What's up with the awful defense?
Tuesday, March 8, 2011; 9:41 AM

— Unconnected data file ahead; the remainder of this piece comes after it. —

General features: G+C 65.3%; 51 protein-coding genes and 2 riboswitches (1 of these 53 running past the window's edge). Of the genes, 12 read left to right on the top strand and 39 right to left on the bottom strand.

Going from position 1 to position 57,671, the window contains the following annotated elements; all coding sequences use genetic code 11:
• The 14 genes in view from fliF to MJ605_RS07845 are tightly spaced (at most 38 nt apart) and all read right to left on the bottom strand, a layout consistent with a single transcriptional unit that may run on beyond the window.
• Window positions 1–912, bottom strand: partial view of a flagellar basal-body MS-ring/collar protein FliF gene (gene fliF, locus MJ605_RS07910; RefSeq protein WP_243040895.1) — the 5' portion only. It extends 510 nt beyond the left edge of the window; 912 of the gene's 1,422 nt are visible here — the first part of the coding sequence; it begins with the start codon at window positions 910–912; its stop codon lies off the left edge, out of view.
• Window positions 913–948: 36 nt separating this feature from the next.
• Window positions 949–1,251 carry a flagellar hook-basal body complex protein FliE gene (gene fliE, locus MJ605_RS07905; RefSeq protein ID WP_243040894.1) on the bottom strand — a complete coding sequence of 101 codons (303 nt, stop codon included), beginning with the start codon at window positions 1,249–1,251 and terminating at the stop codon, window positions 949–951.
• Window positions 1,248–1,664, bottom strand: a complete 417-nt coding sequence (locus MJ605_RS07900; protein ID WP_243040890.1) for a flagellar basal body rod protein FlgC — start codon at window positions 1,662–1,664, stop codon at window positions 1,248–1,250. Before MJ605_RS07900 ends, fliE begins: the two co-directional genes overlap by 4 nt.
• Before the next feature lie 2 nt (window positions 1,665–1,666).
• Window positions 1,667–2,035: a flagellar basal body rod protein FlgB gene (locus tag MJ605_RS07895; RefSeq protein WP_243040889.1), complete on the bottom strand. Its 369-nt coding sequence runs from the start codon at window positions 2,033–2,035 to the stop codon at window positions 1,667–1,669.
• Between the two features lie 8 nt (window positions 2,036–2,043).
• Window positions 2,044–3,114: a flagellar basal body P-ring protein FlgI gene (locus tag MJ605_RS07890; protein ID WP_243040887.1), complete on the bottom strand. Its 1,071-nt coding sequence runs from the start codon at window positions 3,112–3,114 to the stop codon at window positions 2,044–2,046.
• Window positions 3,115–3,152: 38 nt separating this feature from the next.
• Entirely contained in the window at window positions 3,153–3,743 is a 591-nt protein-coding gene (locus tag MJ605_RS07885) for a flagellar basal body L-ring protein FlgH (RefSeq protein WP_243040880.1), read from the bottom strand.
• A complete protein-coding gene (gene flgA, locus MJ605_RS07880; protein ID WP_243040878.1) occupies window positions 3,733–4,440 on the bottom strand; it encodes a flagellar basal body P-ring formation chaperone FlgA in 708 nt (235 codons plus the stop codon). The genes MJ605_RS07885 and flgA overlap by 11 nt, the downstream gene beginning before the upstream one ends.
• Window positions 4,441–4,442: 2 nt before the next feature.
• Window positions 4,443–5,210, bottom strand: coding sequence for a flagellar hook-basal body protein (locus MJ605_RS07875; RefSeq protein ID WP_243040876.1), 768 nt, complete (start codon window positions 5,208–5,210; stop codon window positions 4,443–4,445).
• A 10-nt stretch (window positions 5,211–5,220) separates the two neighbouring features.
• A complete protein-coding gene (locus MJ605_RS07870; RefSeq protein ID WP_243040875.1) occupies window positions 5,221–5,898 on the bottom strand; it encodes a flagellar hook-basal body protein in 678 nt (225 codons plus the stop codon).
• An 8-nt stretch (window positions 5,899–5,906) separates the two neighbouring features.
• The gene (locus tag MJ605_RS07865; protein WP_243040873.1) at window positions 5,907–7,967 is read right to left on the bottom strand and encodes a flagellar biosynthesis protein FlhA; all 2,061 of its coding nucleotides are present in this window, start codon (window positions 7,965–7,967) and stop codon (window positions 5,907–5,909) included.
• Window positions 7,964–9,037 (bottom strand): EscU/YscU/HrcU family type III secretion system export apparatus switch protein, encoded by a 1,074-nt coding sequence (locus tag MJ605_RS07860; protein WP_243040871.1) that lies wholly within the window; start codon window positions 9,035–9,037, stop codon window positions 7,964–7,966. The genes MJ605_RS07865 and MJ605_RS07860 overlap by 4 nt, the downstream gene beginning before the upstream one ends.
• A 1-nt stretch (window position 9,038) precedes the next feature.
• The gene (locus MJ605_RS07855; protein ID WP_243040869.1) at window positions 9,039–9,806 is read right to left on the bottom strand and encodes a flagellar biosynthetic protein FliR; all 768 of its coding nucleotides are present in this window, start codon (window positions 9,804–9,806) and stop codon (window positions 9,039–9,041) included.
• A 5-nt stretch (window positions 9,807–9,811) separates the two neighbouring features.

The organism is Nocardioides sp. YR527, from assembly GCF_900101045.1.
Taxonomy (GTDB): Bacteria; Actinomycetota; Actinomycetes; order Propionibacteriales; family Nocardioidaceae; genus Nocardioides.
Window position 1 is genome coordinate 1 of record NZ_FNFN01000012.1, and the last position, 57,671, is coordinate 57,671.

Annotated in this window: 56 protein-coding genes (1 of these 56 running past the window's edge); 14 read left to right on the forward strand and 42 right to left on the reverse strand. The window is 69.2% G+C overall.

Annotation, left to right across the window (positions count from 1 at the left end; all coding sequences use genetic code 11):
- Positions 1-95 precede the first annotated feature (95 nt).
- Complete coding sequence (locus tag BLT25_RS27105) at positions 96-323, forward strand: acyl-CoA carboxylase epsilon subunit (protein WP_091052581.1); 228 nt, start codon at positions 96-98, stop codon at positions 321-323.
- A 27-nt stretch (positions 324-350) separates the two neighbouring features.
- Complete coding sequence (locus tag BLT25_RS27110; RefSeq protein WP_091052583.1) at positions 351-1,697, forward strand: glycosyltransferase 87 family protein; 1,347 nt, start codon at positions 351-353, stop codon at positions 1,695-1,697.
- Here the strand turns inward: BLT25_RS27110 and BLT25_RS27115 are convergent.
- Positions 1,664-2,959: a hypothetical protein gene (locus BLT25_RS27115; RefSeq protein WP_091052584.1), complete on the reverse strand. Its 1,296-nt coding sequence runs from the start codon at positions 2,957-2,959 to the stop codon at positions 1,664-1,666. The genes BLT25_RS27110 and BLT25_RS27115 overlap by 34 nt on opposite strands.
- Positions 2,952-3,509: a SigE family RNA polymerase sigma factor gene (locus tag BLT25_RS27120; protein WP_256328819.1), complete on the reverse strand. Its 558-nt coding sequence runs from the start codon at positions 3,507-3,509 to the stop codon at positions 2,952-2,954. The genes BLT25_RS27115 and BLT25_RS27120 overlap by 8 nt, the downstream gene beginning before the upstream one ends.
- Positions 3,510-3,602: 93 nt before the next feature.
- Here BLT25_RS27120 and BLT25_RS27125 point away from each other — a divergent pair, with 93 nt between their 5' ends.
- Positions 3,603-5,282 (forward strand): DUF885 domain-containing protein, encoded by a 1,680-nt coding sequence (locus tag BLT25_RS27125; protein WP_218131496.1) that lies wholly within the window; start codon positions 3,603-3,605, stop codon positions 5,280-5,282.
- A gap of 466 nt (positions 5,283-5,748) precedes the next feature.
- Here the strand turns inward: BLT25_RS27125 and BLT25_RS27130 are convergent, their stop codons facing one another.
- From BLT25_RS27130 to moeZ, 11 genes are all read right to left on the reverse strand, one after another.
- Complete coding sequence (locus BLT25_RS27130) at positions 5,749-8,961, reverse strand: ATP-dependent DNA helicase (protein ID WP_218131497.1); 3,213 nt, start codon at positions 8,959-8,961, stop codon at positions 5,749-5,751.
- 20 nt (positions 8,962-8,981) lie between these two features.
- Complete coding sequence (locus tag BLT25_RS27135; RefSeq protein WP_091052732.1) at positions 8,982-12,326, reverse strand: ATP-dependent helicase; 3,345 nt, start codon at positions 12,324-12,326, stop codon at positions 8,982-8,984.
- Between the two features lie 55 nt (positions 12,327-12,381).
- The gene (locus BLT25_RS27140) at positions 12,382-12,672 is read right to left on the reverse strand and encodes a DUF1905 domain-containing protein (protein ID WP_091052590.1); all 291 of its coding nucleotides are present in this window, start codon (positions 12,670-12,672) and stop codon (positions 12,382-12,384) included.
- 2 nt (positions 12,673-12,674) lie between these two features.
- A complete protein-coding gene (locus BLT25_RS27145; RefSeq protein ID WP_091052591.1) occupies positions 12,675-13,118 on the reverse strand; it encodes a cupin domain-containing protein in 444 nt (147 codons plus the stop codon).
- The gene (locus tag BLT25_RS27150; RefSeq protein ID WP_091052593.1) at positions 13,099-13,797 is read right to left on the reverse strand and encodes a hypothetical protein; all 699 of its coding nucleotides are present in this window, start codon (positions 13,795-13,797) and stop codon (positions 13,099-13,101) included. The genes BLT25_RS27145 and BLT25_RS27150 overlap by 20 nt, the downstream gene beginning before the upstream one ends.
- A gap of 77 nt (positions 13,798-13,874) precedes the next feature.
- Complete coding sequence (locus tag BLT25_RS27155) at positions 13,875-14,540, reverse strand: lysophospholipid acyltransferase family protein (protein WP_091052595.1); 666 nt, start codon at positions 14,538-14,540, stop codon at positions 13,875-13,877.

Let's not sugar-coat this: The Nationals' defense the last few days has been atrocious. Seven errors in three games, and perhaps a half-dozen other misplays that weren't charged as errors. (Example: Late in Monday's game, non-roster first baseman Kevin Barker had a foul pop bounce out of his glove at the railing near the Nationals' dugout, which was generously ruled a "no-play" by the official scorer.) "We've got to clean it up," Manager Jim Riggleman said after Monday's three-error horror show. Here's the bigger question: Is there a major problem here -- or is this merely a case of "getting all the rinky dinks out" (to quote the eminently quotable Bryce Harper) in the early stages of the spring? The answer, of course, is complicated by the fact the Nationals built a large part of their offseason strategy around improving their defense and athleticism. Here are a few reasons why I think we may want to wait before panicking over the defense: *It's early. It stands to reason that with defense, just as with pitching and hitting, it takes time to get up to game-speed. You can take a million ground balls off fungo bats during infield practice -- or a million swings off sore-armed coaches during batting practice -- but nothing can replicate game-speed. We're eight games into the Grapefruit League schedule, and many of the Nationals' regulars have played in half the games or fewer. According to these stats, 14 of the 30 teams in baseball are averaging at least an error a game so far this spring. *Four of the Nationals' errors were committed by players who have no chance of making the roster. (Two on Brian Bixler, and one each on Shairon Martis and Laynce Nix.) *Adam LaRoche, the Nationals' slick-fielding, error-saving first baseman, has played only once in the field this spring. Maybe he scoops the errant throw from Ian Desmond on Sunday that wound up as a throwing error, maybe not. But that was part of the reason the Nationals signed him. ***** The Nationals are in Port St. Lucie today, with a 1:10 p.m. first pitch against the New York Mets, and Jordan Zimmermann on the hill for the Nationals. I'll check in from Digital Domain Park in awhile. ***** One quick personal note: This is my last day filling in for Mr. Kilgore this go-round, and I want to urge you to show your beat writer some love. These guys -- and that includes Bill Ladson, Ben Goessling and Mark Zuckerman -- work their tails off, routinely putting in 12-hour days and dealing with all sorts of indignities, from balky wireless coverage to horrible I-95 traffic to the occasional hangover. In my days on the beat, all I had to produce on a daily basis was a main story and a notebook. Kilgore is cranking out all of that, plus blogging a half-dozen or so times, plus tweeting regularly. And I'm not sure how much you see the work of other beat writers in other markets, but he's one of the best. Trust me: You're in good hands here. ***** FROM THE POST: Nyjer Morgan is trying to keep an "even keel," despite his spring struggles and the competition closing in.